“A superior leader is a person who can bring ordinary people together to achieve extraordinary results.” Many years ago, an entrepreneur told me that. He was right.
But this isn’t just true of leaders. It’s true of all human beings.
I’ve come to believe that the most valuable talent is being able to recognize hidden skills that others possess. Why? There’s only one you, and you only have so much time. But if you can bring out the best in others, you gain remarkable leverage.
So very hard…
I’m not just talking about recognizing talent. I’m talking about being able to recognize a look in someone’s eyes that tells you something valuable is burning inside that person.
I’m talking about realizing that if you take Jake’s drive, mix it with Julie’s intelligence and Dave’s creativity, then you will transform three mildly effective people into a spectacular team.
I’m talking about looking past what’s “wrong” with others, and instead seeing what’s special about them in very pragmatic and actionable terms.
How do you do this?
Here’s a short list of ways you can bring out the best in others:
1.) Let your gaze – and your attention – linger. Instead of rushing past a person, or barely acknowledging their existence, you could choose to stop and really look into their eyes. Look at their body language. Consider what they are NOT saying and NOT doing. Ask yourself why.
Consider two possibilities. One is that they have more value to add, but are unwilling (yet) to show greater initiative. Another is that they lack the confidence to utilize their “hidden” talents in a public fashion. Then look for ways to offer motivation and support.
2.) Magnify the quietest voices. Money, power, and influence often flow towards the loudest voices in an organization – but sometimes the quietest voices possess the best answers. Can you think of a way to magnify the quiet voices?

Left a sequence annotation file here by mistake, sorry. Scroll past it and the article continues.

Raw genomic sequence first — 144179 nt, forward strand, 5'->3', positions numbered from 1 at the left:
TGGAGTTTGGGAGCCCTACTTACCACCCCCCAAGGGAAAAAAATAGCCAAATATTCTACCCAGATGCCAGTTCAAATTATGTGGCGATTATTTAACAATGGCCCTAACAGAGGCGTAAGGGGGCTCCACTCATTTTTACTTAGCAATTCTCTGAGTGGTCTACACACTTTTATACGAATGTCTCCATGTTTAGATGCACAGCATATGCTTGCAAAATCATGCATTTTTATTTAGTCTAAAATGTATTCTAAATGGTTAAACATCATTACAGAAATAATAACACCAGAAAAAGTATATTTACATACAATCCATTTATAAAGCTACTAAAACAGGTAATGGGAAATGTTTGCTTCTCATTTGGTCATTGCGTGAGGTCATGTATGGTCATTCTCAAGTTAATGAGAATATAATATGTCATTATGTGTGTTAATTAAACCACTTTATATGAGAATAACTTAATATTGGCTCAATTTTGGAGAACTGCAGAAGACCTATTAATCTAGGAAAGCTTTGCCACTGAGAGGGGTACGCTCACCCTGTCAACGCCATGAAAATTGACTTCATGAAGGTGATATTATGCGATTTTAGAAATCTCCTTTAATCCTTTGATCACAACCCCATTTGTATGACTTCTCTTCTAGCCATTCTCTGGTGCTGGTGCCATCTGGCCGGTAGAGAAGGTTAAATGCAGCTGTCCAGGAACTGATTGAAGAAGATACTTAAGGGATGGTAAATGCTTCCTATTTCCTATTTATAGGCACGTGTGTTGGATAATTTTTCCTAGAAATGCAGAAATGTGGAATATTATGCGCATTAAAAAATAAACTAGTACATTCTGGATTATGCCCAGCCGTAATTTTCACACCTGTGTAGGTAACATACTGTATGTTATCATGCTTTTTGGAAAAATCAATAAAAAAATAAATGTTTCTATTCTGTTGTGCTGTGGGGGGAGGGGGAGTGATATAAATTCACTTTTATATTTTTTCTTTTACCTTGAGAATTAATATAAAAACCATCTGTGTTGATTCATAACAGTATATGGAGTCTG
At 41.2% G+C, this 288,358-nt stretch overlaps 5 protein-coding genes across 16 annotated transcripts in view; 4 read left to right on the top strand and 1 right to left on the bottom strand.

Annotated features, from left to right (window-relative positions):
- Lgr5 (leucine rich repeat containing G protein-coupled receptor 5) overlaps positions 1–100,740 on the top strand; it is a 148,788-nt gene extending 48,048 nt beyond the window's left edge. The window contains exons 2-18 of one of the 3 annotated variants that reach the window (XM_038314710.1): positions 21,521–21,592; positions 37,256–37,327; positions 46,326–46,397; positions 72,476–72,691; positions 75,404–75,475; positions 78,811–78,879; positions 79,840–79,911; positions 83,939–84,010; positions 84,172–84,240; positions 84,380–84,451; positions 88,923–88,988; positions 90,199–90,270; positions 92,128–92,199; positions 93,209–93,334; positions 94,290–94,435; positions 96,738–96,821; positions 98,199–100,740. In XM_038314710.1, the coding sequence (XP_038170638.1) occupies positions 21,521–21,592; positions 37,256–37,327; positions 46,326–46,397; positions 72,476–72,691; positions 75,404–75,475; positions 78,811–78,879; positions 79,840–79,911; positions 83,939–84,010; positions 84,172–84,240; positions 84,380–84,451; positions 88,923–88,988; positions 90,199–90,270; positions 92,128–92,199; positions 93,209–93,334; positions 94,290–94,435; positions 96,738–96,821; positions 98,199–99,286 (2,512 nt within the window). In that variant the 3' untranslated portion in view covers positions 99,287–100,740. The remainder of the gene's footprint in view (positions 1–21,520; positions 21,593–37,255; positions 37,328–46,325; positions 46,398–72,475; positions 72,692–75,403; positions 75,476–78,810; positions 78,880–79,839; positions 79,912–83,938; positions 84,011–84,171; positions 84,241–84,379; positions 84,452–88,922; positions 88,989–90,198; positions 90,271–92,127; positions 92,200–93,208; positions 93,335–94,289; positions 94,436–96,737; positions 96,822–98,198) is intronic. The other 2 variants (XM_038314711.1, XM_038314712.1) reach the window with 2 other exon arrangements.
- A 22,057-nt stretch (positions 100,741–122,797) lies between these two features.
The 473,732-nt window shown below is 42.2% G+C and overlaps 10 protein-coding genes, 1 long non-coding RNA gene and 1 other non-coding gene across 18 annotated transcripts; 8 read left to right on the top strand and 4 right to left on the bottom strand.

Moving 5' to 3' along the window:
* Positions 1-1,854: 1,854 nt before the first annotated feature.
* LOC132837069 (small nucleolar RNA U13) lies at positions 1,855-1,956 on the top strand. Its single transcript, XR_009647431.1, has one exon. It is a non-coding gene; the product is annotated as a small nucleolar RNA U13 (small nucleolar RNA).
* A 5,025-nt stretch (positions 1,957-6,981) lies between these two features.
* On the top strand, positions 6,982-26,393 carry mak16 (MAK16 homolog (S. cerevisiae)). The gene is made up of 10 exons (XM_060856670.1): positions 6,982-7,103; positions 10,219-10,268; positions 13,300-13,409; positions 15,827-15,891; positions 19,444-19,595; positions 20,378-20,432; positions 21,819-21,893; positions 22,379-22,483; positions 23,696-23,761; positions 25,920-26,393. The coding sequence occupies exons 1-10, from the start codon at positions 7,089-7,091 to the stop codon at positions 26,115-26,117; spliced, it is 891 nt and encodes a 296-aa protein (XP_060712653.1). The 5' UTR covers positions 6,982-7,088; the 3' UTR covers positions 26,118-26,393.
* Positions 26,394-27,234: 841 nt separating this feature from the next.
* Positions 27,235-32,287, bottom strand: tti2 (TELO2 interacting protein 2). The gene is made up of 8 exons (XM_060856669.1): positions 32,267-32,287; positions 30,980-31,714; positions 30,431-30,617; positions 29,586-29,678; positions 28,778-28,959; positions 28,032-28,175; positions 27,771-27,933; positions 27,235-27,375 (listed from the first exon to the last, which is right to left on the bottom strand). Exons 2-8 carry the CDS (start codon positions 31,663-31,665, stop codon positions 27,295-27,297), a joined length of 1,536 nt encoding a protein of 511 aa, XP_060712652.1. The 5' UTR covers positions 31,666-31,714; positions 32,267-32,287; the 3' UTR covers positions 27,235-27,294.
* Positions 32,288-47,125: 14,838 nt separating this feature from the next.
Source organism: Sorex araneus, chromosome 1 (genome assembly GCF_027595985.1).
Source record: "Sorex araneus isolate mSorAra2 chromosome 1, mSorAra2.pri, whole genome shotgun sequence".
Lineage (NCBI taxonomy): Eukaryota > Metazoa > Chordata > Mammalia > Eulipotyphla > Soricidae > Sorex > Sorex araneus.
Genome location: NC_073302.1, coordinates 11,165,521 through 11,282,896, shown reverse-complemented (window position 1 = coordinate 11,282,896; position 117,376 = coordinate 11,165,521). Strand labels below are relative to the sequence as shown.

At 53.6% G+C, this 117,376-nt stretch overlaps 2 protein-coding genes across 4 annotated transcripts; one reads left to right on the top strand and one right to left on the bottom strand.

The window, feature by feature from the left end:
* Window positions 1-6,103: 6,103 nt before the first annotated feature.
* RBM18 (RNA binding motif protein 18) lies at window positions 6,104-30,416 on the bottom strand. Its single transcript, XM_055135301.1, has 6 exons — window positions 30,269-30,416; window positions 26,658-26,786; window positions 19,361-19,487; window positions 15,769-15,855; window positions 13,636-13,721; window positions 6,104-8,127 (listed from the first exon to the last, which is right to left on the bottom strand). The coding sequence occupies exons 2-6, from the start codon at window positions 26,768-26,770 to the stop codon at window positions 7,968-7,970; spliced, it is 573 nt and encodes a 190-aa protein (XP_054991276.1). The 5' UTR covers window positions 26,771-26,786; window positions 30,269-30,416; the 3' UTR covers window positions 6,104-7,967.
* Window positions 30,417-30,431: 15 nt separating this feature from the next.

For example, I once visited an organization and was greeted by dozens of outgoing, warm people. But one young woman sat quietly in a corner, studying a book. It turned out she had recently moved from China, and did not yet have a strong mastery of English. But she was a genius, had performed at Carnegie Hall as a teenager, and had both a broader and deeper perspective than virtually everyone in the room.
Think about ways you can identify and encourage these quiet gems.
3.) Mix things up. Watch for opportunities to create non-intuitive combinations of people, ideas and circumstances. You can do this through social events, discussion groups, or even a carefully orchestrated meeting. You can do this by introducing people via email, and giving them a reason to interact.
Many times, we make the mistake of waiting for others to initiate change. You might be thinking: this isn’t my job, I’m not head of the department/division/company. Anyone can do this, and no matter who does it, that person is cultivating the amazing skill of bringing out the best in others.
4.) Look past your own biases. Most of us are drawn to certain types of people. They might be like us, or they might simply be people who like us.
If all you do is to follow your natural instincts, then you will be blind to most of the talent on Earth. You need to cultivate an appreciation for people who think, act, and feel differently than you. This is a tremendously difficult challenge.
One way to start is to make others feel important by listening, really hard – with 100% of your attention – to what they have to say. Then repeat back what they told you, so that they know you understood. It’s a small step, but an important one in the right direction.
If you only interact with people who are within your comfort zone, you will seldom achieve anything great. Almost by definition, spectacular progress requires disparate ideas and talents to come together in unprecedented ways.
Become one who cultivates talent in others. It will enrich your life and supercharge your career.